While the City of Vancouver has had a decade-long mandate of becoming the “greenest city in the world,” one city councillor is raising concerns that the city is overlooking a major day-to-day aspect of street cleanliness and proper maintenance and wants urgent attention on the matter.
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In a motion to be debated by council this week, councillor Sarah Kirby-Yung attests that the municipal government has not kept up with its social contract of delivering proper street and sidewalk cleaning and maintenance that allow for everyone’s safe enjoyment.
“In recent years, the people who live and work in Vancouver, as well as visitors to our city, have noted and openly commented on a significant decline in the physical state and cleanliness of our city, offering up and reporting on numerous examples such as streets with potholes, overgrown street medians, and neglected sidewalks that represent a variety of safety hazards, and the increased amount of litter on sidewalks, overflowing garbage cans, and discarded food items that attract insects and other pests,” wrote Kirby-Yung, describing the deteriorating state of Vancouver’s public realm.
The problems have become so severe that it has diminished “basic civic pride and confidence in the day-to-day management of the city.”
“Residents and businesses in Vancouver are genuinely dismayed that while the taxes and fees levied by the City of Vancouver constantly go up, services appear to continually diminish, and that the city appears dirty and neglected from the perspective of basic maintenance and commonly accepted standards of cleanliness,” she stated.
Kirby-Yung also highlights that the municipal government’s current practices counter city staff’s understanding of the effects of the broken windows theory, with the city’s website stating that garbage illegally dumped attracts more garbage.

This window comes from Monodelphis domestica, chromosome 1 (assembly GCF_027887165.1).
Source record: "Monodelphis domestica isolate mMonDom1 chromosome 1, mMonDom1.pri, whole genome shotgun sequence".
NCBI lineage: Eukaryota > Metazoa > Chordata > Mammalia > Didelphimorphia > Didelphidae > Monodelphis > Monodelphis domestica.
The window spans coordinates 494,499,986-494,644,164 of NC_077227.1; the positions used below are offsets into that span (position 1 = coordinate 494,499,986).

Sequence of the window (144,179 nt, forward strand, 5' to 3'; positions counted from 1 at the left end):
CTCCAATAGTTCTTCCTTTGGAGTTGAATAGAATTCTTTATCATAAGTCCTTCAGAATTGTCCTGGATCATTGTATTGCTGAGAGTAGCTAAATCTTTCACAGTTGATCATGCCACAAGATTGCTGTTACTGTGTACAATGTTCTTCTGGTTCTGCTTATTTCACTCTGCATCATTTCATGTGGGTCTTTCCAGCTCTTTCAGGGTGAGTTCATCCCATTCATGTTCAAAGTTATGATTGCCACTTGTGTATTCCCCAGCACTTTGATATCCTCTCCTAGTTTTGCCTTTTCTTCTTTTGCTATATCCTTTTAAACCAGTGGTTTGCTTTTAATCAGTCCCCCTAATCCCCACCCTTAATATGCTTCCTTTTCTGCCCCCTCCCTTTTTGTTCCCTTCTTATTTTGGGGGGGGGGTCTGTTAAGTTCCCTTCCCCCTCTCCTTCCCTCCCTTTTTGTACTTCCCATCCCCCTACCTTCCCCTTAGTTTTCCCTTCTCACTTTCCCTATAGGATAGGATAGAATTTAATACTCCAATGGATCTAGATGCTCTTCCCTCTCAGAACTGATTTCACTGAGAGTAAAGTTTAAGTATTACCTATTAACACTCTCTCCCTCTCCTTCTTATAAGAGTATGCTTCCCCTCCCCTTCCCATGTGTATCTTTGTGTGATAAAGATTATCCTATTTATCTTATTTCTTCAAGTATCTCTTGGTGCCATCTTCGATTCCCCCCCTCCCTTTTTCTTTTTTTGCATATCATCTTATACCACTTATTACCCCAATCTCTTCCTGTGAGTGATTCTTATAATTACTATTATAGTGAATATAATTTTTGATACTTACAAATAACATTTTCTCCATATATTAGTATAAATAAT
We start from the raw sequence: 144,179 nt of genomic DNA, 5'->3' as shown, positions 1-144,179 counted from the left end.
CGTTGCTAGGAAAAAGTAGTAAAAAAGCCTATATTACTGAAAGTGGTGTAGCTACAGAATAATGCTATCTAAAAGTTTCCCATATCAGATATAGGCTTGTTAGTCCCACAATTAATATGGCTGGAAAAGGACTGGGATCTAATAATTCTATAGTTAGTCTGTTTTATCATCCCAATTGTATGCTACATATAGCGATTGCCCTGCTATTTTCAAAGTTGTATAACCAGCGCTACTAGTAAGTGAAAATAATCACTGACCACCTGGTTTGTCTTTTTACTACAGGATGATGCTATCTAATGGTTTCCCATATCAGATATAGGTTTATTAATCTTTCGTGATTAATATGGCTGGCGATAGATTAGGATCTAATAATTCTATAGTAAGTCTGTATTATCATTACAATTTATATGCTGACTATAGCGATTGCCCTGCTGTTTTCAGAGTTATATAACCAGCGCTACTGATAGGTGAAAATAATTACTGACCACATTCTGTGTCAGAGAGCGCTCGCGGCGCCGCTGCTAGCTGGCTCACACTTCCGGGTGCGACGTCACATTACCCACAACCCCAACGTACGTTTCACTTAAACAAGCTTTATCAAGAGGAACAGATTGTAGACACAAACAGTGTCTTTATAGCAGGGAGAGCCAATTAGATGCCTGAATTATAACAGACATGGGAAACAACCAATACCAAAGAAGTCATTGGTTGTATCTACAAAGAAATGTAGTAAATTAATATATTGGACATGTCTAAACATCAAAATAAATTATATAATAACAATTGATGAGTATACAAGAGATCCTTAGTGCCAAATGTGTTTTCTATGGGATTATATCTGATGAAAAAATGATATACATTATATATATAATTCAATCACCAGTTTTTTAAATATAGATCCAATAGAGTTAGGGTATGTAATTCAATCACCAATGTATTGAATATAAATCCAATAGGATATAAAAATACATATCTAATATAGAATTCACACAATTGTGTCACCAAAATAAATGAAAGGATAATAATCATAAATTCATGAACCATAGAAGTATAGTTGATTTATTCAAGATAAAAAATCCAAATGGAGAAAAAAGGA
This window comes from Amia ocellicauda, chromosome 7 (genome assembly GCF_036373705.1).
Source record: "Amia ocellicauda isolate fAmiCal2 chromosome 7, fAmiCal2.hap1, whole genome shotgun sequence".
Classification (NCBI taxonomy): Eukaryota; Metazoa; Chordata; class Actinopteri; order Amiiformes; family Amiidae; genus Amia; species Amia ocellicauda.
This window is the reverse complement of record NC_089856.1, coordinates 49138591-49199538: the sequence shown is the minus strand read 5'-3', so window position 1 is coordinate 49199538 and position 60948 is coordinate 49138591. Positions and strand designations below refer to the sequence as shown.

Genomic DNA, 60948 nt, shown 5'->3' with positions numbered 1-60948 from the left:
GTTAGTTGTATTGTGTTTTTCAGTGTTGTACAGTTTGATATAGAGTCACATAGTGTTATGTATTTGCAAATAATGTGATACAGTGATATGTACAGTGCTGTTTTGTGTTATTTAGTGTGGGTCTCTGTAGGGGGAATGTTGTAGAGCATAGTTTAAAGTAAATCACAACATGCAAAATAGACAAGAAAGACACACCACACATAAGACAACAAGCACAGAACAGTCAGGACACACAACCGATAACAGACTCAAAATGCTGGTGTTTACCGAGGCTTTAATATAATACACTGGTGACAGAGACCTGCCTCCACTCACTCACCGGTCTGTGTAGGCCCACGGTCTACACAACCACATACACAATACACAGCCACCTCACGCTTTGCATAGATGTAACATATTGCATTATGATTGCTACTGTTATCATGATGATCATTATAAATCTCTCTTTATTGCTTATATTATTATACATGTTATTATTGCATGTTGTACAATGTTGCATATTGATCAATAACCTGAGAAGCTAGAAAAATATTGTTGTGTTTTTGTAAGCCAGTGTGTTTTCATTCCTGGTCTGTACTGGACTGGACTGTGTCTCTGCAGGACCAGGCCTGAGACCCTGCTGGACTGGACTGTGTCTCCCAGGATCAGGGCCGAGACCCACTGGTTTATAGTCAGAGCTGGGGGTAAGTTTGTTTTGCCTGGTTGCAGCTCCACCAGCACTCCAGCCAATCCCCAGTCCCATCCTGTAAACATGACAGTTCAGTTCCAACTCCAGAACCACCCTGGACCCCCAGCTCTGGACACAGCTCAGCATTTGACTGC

“Abandoned garbage can also cause health and environmental risks, sends a message that illegal activity is tolerated in our neighbourhoods and costs taxpayers over a million dollars a year,” reads the city’s website.
To address the issue, Kirby-Yung is calling on city staff to prioritize the cleanliness and maintenance of roads, street medians, and sidewalks as a core aspect of the 2020 budget.
The effective increase in service levels should result in a visible improvement to the state of good repair, safety, and cleanliness, including the performance of sidewalk repairs and the timely removal of street litter and emptying of public litter receptacles.
If necessary, the budget to achieve this “back to basics” mandate can be found from the reallocation of funds from the municipal government’s other budget items of “lesser public impact and effectiveness.”
She is also requesting that both council and city staff acknowledge and renew the mandate of proper cleanliness and maintenance of city streets and the wider public realm as “core jurisdictional responsibilities of the City of Vancouver.”
Additionally, she wrote, city staff should collaborate with the Vancouver Park Board to identify any impediments they face in fulfilling their contracted maintenance of the city’s street medians.